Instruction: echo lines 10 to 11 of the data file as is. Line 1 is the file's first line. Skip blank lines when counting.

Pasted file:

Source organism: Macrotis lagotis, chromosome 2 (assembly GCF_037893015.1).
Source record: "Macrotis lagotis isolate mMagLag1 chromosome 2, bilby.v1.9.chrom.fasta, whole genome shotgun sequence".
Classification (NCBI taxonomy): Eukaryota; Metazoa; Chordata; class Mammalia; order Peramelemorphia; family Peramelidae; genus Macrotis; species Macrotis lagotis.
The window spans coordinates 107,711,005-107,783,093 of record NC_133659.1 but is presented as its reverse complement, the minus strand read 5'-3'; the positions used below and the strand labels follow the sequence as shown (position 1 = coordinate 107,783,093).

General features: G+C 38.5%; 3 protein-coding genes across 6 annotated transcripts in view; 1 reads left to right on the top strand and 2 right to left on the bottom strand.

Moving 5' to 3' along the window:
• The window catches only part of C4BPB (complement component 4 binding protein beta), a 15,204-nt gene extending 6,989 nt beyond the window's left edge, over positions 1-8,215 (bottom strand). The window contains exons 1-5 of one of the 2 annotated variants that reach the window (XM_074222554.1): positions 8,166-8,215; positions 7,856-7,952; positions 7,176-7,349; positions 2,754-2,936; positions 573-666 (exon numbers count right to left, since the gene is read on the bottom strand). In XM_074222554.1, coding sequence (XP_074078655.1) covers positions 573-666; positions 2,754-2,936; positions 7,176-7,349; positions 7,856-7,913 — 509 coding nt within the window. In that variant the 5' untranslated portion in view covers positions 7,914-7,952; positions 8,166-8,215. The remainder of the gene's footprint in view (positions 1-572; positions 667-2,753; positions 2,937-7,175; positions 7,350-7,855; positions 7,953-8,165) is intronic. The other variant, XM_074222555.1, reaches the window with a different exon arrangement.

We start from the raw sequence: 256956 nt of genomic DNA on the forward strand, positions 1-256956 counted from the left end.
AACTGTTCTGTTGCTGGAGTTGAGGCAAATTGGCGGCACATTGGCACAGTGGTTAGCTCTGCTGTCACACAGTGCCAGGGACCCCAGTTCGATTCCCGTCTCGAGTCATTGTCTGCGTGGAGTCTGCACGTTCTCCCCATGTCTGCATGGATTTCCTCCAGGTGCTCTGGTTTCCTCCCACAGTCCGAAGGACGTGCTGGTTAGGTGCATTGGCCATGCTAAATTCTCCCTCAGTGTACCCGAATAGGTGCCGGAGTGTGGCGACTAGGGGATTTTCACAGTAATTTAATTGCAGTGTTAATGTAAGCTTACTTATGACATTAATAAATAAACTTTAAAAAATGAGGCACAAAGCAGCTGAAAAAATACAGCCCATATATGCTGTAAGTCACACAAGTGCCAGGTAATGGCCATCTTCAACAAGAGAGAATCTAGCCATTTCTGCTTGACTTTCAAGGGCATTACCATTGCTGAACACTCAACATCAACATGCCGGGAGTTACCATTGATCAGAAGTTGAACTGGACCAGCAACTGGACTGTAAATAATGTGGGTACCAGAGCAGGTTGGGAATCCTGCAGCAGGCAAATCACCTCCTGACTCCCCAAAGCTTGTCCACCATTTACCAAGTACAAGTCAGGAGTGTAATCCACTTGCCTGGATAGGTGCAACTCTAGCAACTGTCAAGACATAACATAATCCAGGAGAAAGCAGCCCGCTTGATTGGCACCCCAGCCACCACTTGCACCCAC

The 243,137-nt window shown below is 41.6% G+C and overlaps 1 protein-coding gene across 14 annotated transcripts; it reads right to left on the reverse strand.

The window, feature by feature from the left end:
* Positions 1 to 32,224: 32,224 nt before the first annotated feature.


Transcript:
The 243,137-nt window shown below is 41.6% G+C and overlaps 1 protein-coding gene across 14 annotated transcripts; it reads right to left on the reverse strand.

The window, feature by feature from the left end: